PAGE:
- An Advisor with Self Interests – Financial advisors who are not held to a fiduciary standard (and many are not) operate in one of two ways. They either have a lack of knowledge due to being new in their careers (so they sell what they are taught to sell, never digging deeper), or they are self serving and view their clients as profit centers. We don’t like to believe this, but many financial advisors are simply looking at your nest egg and viewing it as their next trip to Cancun or their house payment. Don’t underestimate what people will do for money. If you are not talking to a Registered Investment Advisor, you should be!
- Excessive Trading – There is a fine line separating “active trading” practices and “account churning”, which is an unethical and dishonest practice that involves excessively trading a client’s account. Advisors whose only interest is to generate more income for themselves will find reasons to actively trade a client’s account and it’s difficult to prove an advisor’s motive. This is yet another reason to only use a fiduciary.
- High Fees / High Cost Investments – Financial advisors who are looking to maximize their own revenues are not generally looking for low cost solutions for their clients. For example, if you are an investor who sticks with your portfolio and seldom trades, you may be steered into a fee based account. Of course, your advisor will still try to talk you into trading more often, but even if you don’t, the high monthly fees will serve to pad his wallet. Many of the financial products advisors recommend have built in fees or fees wrapped inside of others. You may think you are paying one flat monthly fee for your financial services, when in fact, there are several fees being siphoned from your account each month. Even with the new disclosure rules, many investors will not read, and some may still not fully understand the fees they are being charged. High fees are dangerous. They will eventually erode the performance of your portfolio and cancel out any earnings you would have had.
- Preying On the Uneducated Investor – It’s pretty apparent when an investor doesn’t understand what they need or how markets work and some advisors use this to their advantage. Often they are sold products that appeal to their emotions instead of investments that would meet their long term objectives. When an investor is uneducated, he may not know what questions to ask and the financial advisor is generally not quick to offer information that could be detrimental to the sale. Remember, you may think your advisor has been conducting research and analyzing the market all day, when in reality he is busy making sales calls and sharpening his closing skills.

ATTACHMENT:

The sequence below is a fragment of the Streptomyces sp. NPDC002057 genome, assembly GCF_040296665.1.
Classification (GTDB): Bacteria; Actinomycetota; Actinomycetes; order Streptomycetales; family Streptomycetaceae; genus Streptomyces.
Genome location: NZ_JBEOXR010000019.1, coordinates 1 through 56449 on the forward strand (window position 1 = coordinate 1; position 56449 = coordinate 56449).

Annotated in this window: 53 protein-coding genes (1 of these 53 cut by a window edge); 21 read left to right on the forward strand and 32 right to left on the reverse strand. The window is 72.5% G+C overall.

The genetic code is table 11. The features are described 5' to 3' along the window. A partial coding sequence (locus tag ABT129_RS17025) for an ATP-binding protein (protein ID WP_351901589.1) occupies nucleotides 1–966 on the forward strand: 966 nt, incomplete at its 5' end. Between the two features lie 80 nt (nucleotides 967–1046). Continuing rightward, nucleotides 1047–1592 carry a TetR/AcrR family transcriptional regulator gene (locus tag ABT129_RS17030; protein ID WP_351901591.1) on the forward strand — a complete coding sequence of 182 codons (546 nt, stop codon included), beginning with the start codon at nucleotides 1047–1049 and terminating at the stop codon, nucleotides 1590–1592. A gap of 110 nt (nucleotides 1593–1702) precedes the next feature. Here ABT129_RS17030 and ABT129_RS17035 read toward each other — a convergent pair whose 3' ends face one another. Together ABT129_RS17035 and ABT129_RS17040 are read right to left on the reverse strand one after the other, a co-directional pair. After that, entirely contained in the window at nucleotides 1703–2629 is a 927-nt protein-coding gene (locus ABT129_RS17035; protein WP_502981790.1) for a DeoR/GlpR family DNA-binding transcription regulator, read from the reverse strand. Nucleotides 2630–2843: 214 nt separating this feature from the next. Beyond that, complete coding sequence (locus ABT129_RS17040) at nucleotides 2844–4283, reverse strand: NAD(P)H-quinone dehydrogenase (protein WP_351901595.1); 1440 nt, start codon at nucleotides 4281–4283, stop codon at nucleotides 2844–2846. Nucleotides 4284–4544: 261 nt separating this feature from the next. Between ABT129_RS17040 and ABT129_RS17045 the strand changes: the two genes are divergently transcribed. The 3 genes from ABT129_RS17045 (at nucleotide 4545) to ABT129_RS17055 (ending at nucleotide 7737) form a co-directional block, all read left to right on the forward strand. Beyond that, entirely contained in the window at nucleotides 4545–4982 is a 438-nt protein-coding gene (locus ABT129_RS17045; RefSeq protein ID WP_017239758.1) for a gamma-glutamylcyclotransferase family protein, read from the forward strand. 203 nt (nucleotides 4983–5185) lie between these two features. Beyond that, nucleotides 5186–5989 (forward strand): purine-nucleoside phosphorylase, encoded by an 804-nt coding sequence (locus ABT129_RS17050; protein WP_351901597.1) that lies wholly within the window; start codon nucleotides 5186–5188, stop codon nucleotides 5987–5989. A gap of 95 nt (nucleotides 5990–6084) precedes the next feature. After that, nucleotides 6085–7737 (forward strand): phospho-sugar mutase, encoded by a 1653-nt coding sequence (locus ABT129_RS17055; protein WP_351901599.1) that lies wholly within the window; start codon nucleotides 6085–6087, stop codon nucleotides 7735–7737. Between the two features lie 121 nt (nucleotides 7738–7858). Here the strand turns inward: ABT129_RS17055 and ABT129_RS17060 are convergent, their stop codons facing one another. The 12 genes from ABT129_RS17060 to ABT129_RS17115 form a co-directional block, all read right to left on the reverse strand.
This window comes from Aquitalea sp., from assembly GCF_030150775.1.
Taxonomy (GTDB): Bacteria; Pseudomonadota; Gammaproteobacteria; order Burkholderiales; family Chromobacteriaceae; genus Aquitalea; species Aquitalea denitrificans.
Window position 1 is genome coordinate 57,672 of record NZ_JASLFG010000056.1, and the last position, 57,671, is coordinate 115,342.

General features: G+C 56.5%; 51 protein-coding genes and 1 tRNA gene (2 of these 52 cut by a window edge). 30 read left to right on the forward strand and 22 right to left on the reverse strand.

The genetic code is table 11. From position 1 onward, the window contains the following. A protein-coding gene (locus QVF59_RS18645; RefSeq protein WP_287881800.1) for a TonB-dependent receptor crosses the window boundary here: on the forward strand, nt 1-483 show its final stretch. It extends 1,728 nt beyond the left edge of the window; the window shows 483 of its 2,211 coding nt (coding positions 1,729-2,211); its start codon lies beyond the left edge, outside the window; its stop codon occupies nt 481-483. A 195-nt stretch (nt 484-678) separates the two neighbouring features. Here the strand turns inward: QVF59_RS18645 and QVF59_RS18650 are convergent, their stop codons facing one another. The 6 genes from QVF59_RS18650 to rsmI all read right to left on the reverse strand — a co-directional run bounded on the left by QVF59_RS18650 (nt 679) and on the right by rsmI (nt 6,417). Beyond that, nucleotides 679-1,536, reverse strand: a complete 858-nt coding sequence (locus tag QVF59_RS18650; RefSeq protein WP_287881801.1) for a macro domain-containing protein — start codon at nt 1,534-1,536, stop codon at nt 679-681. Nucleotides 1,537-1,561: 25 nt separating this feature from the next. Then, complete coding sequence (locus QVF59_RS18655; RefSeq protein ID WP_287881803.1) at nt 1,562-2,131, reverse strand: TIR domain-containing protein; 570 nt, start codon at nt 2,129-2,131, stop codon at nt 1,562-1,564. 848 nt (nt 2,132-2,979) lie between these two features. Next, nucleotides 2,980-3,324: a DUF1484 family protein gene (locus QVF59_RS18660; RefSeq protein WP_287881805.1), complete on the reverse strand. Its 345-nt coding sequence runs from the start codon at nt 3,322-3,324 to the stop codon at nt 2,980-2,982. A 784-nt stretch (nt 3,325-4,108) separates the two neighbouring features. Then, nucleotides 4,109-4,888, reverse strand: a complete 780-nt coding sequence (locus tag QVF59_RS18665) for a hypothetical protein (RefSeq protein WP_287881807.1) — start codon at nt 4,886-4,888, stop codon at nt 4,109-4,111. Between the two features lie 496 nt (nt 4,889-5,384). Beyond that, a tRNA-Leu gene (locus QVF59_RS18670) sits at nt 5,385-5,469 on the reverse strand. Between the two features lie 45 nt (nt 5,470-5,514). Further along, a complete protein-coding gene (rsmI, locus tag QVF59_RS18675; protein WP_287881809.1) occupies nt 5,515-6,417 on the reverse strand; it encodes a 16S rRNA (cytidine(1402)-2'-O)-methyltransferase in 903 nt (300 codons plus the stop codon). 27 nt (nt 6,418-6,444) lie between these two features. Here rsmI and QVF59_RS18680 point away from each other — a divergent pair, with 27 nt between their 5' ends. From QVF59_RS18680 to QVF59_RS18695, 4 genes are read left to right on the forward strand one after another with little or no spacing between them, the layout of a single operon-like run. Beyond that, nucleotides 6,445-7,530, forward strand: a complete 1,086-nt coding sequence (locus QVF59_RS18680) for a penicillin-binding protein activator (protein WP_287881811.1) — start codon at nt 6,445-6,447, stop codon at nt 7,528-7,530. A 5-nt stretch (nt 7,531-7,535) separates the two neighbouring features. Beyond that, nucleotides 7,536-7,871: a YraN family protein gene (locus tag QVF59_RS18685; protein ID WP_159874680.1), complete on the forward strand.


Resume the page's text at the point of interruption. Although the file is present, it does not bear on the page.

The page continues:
- An Overconfident Advisor – Depending on when your advisor began his or her career, he may be somewhat delusional about his skills. Mistaking a bull market for brains, the overconfident advisor may start recommending riskier investments or over-concentrating in one sector. Overconfidence is a real threat to your portfolio, especially when your advisor’s luck runs out.
The bottom line here? The cost of poor investment advice is high. When deciding on a financial advisor (or evaluating the one you are currently using), be sure to only deal with a fiduciary. Doing so will ensure that the advice you receive has your best interest in mind. Beware of the sales pitches, the promises, the guarantees, and past performance statistics.
Your financial advisor, regardless of how educated he is, cannot predict the future. Therefore, the only way to minimize risk is by cutting out all unnecessary cost and having a broadly diversified and regularly rebalanced portfolio.
Regardless of what you’ve been told, markets are not difficult to understand. Start by taking advantage of my free resources, 7 Deadly Traps of Investing and The Six Pitfalls of Retirement Planning and continue to follow my blog. Educate yourself and you will never have to feel lost, uncomfortable, or at the mercy of your advisor. It’s your financial future and it’s time for you to take control.